Analysis: Nord Stream gas leak raises climate concerns, but its impact is hard to determine

(Reuters) – Unexplained leaks in two Russian gas pipelines in the Baltic Sea are releasing greenhouse gas emissions, raising fears that the disruption could cause climate catastrophe — though it remains unclear to what extent.

Neither pipeline was in operation, but both contained natural gas — which consists largely of methane, a potent greenhouse gas that is the second biggest cause of climate change after carbon dioxide.

“There are a number of uncertainties, but if these pipelines fail, the impact on the climate will be catastrophic and potentially unprecedented,” said atmospheric chemist David McCabe, a senior scientist with the nonprofit Clean Air Task Force.

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McCabe and other emissions experts told Reuters it was not yet possible to assess the extent of the leak, given uncertainty about factors such as the temperature of the gas in the pipeline, how quickly it would leak, and how much gas would be absorbed by microbes. in the water before reaching the surface.

But since Nord Stream’s two pipelines contain mostly methane, “the potential for massive and highly destructive emissions is very concerning,” McCabe said.

Over a 20-year time frame, methane has more than 80 times the planet’s warming efficacy than carbon dioxide, and about 30 times its 100-year strength. Scientists say that sharp reductions in methane emissions over the next few years will be a vital lever in curbing climate change.

Difficult to quantify

It would be difficult to determine exactly how much gas is reaching the atmosphere – especially given the scarce current data on leaks from undersea pipelines, said Jasmine Cooper, research assistant at the Institute for Sustainable Gas at Imperial College London.

“Gazprom probably has an estimate based on gas productivity, but in terms of the amount of gas/methane released into the atmosphere… they have to send a team now for measurement and monitoring,” she said, referring to the state. A Russian owned gas company.

Jean-Francois Gauthier, vice president of measurements at the center, said that a “conservative estimate” based on available data indicated that the leaks together were releasing more than 500 metric tons of methane per hour when first breached, with reduced pressure and flow rate over time. Commercial satellite methane measurement company GHGSat.

By comparison, the massive Aliso Canyon gas leak in the US in 2016 released about 50 tons of methane per hour at its peak. “So this is going to be an order of magnitude bigger,” Gauthier said.

This week the system contained 300 million cubic meters of gas, a spokesman for Nord Stream 2 – one of the leaky pipelines, which never started and was suspended by Germany before Russia invaded Ukraine.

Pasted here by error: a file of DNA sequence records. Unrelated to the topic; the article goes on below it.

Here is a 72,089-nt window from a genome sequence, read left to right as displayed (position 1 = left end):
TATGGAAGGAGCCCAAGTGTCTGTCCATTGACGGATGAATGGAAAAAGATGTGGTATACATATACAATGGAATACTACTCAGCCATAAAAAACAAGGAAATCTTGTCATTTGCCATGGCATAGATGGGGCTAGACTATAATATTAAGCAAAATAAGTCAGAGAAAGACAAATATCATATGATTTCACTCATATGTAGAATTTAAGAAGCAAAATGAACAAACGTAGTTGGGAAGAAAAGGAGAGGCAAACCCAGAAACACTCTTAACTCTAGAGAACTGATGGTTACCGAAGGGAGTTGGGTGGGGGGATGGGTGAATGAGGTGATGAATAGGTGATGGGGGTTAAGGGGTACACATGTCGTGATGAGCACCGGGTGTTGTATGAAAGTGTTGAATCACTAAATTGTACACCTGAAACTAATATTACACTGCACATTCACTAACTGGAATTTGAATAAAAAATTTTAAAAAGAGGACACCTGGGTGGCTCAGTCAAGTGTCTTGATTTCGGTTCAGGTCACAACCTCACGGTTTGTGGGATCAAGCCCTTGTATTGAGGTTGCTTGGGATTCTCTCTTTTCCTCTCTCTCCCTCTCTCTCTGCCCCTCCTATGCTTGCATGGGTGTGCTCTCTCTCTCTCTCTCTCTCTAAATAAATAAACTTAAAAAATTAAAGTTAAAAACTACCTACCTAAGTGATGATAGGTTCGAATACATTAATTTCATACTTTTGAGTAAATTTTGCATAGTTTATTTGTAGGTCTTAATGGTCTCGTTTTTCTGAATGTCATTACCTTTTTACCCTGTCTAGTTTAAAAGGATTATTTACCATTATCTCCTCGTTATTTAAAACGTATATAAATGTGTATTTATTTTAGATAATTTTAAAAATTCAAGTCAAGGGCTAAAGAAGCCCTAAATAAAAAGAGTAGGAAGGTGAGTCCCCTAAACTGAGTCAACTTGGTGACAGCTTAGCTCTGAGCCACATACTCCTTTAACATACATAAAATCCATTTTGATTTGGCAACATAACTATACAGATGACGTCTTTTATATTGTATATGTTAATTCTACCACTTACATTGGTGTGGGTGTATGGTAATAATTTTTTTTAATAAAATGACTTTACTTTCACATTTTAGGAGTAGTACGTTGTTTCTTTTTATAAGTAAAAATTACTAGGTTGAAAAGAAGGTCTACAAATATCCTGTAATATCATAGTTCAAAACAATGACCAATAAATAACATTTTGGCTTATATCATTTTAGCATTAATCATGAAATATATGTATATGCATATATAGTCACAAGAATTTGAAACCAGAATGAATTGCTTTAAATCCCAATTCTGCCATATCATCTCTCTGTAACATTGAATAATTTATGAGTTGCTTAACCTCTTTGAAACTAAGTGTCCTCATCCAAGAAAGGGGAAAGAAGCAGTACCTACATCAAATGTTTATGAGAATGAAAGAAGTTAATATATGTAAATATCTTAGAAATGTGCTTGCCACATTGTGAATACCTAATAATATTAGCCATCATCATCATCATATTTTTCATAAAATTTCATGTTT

Releasing that amount entirely into the atmosphere would result in about 200,000 tons of methane emissions, said chemical engineer Paul Balcombe of Queen Mary University of London.

The German non-profit Deutsche Umwelthilfe provided a similar estimate of the pipeline’s potential emissions.

That amount of methane would have the same 100-year global warming potential as about 6 million tons of carbon dioxide, according to Reuters calculations based on IPCC conversion factors. This is roughly equivalent to the amount of carbon dioxide emitted in an entire year by medium-sized cities such as Havana, Helsinki or Dayton, Ohio.

The amount of gas leaking from the Nord Stream 1 pipeline is less clear, with a pipeline spokesperson refusing to say how much was left in the system when it was shut down for maintenance a few weeks ago.

Stefano Grassi, head of the European Union Energy Council of Ministers, said on Tuesday that the leaks could turn into a “climate and environmental disaster”.

We are in contact with [EU member states] To look into what happened and find the quickest way to stop the leak and avoid the biggest damage,” Grassi said in a tweet.

European Union countries were among more than 100 countries, including the United States, Brazil, Pakistan and Mexico, that pledged last year to reduce their combined methane emissions by 30% by 2030, in a bid to help stave off catastrophic levels of climate change.

environmental risks

While oil spills can affect and ultimately kill wildlife, authorities say a gas pipeline leak poses a limited threat to surrounding plant and animal life.

The German environment ministry said the leaks would not pose a significant threat to marine life, but Greenpeace raised concerns on Tuesday that fish might get stuck in gas columns, potentially interfering with their breathing.

It is too early to say who will investigate the Nord Stream 2 leak and no one has seen the pipeline yet, the Danish Energy Agency told Reuters.

She added that the leaks will likely continue for several days, perhaps a week.

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(Additional reporting by Kate Abnett, Shadia Nasrallah, Rachel Moore, Thomas Escritt); Editing by Katie Daigle and Aurora Ellis

Our criteria: Thomson Reuters Trust Principles.

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